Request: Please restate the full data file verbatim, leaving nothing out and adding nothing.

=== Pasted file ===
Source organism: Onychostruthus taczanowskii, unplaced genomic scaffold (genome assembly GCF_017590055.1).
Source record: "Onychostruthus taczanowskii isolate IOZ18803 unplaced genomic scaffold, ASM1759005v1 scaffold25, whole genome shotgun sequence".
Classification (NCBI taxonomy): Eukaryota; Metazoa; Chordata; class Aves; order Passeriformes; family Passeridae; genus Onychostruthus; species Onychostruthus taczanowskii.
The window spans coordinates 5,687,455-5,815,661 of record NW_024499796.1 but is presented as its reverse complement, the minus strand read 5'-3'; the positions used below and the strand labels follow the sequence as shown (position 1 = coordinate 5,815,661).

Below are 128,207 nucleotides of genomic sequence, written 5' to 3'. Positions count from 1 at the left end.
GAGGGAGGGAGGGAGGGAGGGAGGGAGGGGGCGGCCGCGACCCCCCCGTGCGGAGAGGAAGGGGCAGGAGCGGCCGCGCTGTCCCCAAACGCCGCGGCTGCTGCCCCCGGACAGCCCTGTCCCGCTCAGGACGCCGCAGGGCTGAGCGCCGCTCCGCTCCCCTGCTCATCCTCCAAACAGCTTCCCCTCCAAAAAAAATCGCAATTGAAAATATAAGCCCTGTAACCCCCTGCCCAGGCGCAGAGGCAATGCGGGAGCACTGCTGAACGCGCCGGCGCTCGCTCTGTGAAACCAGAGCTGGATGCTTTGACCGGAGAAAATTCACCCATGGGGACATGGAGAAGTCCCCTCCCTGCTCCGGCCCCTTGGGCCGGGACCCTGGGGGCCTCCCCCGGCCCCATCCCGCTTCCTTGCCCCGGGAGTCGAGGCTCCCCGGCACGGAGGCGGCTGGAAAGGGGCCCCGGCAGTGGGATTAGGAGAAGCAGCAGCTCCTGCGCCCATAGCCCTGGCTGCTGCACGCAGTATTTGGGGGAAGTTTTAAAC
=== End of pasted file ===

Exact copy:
Source organism: Onychostruthus taczanowskii, unplaced genomic scaffold (genome assembly GCF_017590055.1).
Source record: "Onychostruthus taczanowskii isolate IOZ18803 unplaced genomic scaffold, ASM1759005v1 scaffold25, whole genome shotgun sequence".
Classification (NCBI taxonomy): Eukaryota; Metazoa; Chordata; class Aves; order Passeriformes; family Passeridae; genus Onychostruthus; species Onychostruthus taczanowskii.
The window spans coordinates 5,687,455-5,815,661 of record NW_024499796.1 but is presented as its reverse complement, the minus strand read 5'-3'; the positions used below and the strand labels follow the sequence as shown (position 1 = coordinate 5,815,661).

Below are 128,207 nucleotides of genomic sequence, written 5' to 3'. Positions count from 1 at the left end.
GAGGGAGGGAGGGAGGGAGGGAGGGAGGGGGCGGCCGCGACCCCCCCGTGCGGAGAGGAAGGGGCAGGAGCGGCCGCGCTGTCCCCAAACGCCGCGGCTGCTGCCCCCGGACAGCCCTGTCCCGCTCAGGACGCCGCAGGGCTGAGCGCCGCTCCGCTCCCCTGCTCATCCTCCAAACAGCTTCCCCTCCAAAAAAAATCGCAATTGAAAATATAAGCCCTGTAACCCCCTGCCCAGGCGCAGAGGCAATGCGGGAGCACTGCTGAACGCGCCGGCGCTCGCTCTGTGAAACCAGAGCTGGATGCTTTGACCGGAGAAAATTCACCCATGGGGACATGGAGAAGTCCCCTCCCTGCTCCGGCCCCTTGGGCCGGGACCCTGGGGGCCTCCCCCGGCCCCATCCCGCTTCCTTGCCCCGGGAGTCGAGGCTCCCCGGCACGGAGGCGGCTGGAAAGGGGCCCCGGCAGTGGGATTAGGAGAAGCAGCAGCTCCTGCGCCCATAGCCCTGGCTGCTGCACGCAGTATTTGGGGGAAGTTTTAAAC